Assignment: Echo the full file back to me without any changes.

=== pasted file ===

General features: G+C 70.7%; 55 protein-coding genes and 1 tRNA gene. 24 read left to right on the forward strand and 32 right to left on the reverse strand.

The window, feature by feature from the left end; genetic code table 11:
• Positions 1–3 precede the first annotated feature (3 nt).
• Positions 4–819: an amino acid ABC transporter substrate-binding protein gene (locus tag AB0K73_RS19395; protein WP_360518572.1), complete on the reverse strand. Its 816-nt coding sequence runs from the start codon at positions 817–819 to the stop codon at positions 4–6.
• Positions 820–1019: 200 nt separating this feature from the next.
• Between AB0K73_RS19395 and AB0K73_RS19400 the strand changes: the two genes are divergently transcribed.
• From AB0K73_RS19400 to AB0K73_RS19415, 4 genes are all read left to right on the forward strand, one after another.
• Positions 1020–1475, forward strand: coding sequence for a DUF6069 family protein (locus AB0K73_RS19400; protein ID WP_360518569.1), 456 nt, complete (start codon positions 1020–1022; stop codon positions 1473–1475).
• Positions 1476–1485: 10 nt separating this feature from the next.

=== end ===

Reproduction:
General features: G+C 70.7%; 55 protein-coding genes and 1 tRNA gene. 24 read left to right on the forward strand and 32 right to left on the reverse strand.

The window, feature by feature from the left end; genetic code table 11:
• Positions 1–3 precede the first annotated feature (3 nt).
• Positions 4–819: an amino acid ABC transporter substrate-binding protein gene (locus tag AB0K73_RS19395; protein WP_360518572.1), complete on the reverse strand. Its 816-nt coding sequence runs from the start codon at positions 817–819 to the stop codon at positions 4–6.
• Positions 820–1019: 200 nt separating this feature from the next.
• Between AB0K73_RS19395 and AB0K73_RS19400 the strand changes: the two genes are divergently transcribed.
• From AB0K73_RS19400 to AB0K73_RS19415, 4 genes are all read left to right on the forward strand, one after another.
• Positions 1020–1475, forward strand: coding sequence for a DUF6069 family protein (locus AB0K73_RS19400; protein ID WP_360518569.1), 456 nt, complete (start codon positions 1020–1022; stop codon positions 1473–1475).
• Positions 1476–1485: 10 nt separating this feature from the next.